As part of the BUFF project I executed a public art “exhibition/ happening” over the course of a weekend as an effort to directly engage the local community and bring attention to the concepts I am trying to hit on with this project, including communication and censorship. As well as serving as a demonstration of contemporary painting.
I chose to have this “exhibition” in Oakland under the CA-24 freeway overpass at the intersection of Claremont and Hudson near Rockridge Bart; a location that is actively patrolled and maintained grey by city workers. Over the course of two days I painted five BUFF paintings next to each other on one of these walls.
Starting Saturday morning I set up a stool and table with copies of my short book, adhered a statement I wrote about the event on the wall next to the paintings and sat there, greeting persons walking by, welcoming any form of dialogue.
Most of the people walking by offered only quick glances in my direction, probably wondering why I was sitting outside underneath a freeway overpass in the cold and wet weather. Some folks would briefly notice the books on the table next to me or the written statement hanging behind me. I greeted one woman who asked me if I was going to be painting a mural. I regret not being quick enough to reply that the painting had already been done. There was a young family who saw me hanging out as they parked in front of where I was. I saw them again a couple hours later when they returned from their excursion downtown and when the husband asked what I was up to I pointed to the wall behind me and replied I was having an “art show”. He looked at the wall and asked if the the piece said anything. “Looks like a 4.” He seemed almost hesitant to devote too much attention to the wall, which any other day would be just a wall under a freeway overpass. Something of no consequence. Architecture that normally holds no form of expression at all. Space that is purely functional.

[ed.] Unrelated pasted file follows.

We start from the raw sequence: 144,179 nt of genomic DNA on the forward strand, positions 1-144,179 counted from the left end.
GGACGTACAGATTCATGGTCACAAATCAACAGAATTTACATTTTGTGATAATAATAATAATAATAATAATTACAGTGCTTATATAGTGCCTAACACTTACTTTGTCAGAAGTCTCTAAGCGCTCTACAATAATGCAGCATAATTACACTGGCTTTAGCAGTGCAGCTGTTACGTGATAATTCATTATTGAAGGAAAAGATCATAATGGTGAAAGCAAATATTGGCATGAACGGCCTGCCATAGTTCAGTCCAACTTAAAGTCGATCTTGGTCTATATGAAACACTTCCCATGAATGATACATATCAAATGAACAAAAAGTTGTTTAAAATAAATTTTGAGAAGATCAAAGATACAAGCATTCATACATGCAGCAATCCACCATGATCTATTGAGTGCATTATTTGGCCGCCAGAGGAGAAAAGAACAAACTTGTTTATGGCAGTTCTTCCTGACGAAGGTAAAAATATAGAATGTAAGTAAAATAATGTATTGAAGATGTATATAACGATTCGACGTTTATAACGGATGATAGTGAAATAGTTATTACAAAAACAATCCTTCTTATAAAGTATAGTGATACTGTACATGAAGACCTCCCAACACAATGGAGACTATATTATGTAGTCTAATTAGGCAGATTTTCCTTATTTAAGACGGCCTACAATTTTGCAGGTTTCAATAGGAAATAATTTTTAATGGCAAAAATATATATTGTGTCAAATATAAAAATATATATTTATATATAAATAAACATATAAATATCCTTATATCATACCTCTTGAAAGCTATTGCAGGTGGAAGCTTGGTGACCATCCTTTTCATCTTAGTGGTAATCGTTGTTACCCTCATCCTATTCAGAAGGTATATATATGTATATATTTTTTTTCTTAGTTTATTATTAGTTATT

I liked the idea that these paintings ask the viewer to expand what their perception of art could be and how it should exist in the world.
When I showed up to the location on the second morning there was an Oakland city worker on the sidewalk across the street next to a large white truck with “STREET CLEANING & GRAFFITI” labeled on the door. I was eager to see whether he was there to reclaim the wall I had painted with a more even/ monotonous layer of color. Maybe he would buff any of the other marked up cement walls in the vicinity and I might be able to document him and try to question his logic. Or maybe he would just direct his energies to cleaning the park, as it is a public space that is much more engaged with by the community. He did neither of these. After making a brief phone call while pacing down the sidewalk he got back in his truck and drove off.
Sunday was mellow, sunnier than the day before. Every now and again someone would walk by and smile cordially but not really break stride. Some said hello. I had company this day, my good friends Bijan and Liana came and shared in this experience. I’m sure people noticed a group of young people talking and joking under the freeway overpass yet we were not asked why?
Overall I think this experience was a positive one. The work that I wanted to do was executed without issue. I was able to be there physically with these paintings over the weekend and make the attempt to start a conversation with the public. I was able to get a feeling for how the community experiences these public spaces. Most people zoom past these areas of the city only focused on their destination. The vast concrete walls are not meant to be paid attention to. They are neutral zones, in between the public spaces we occupy. I believe these areas have incredible potential for aesthetics. Why not take some of the money spent cleaning and buffing these walls and use them to fund art? Wouldn’t the community have a much more enriching experience of their neighborhood if the architecture was colorful and expressive? Why not make art a bigger part of the daily experience for people? These are some of the things I have thought about living in an urban environment.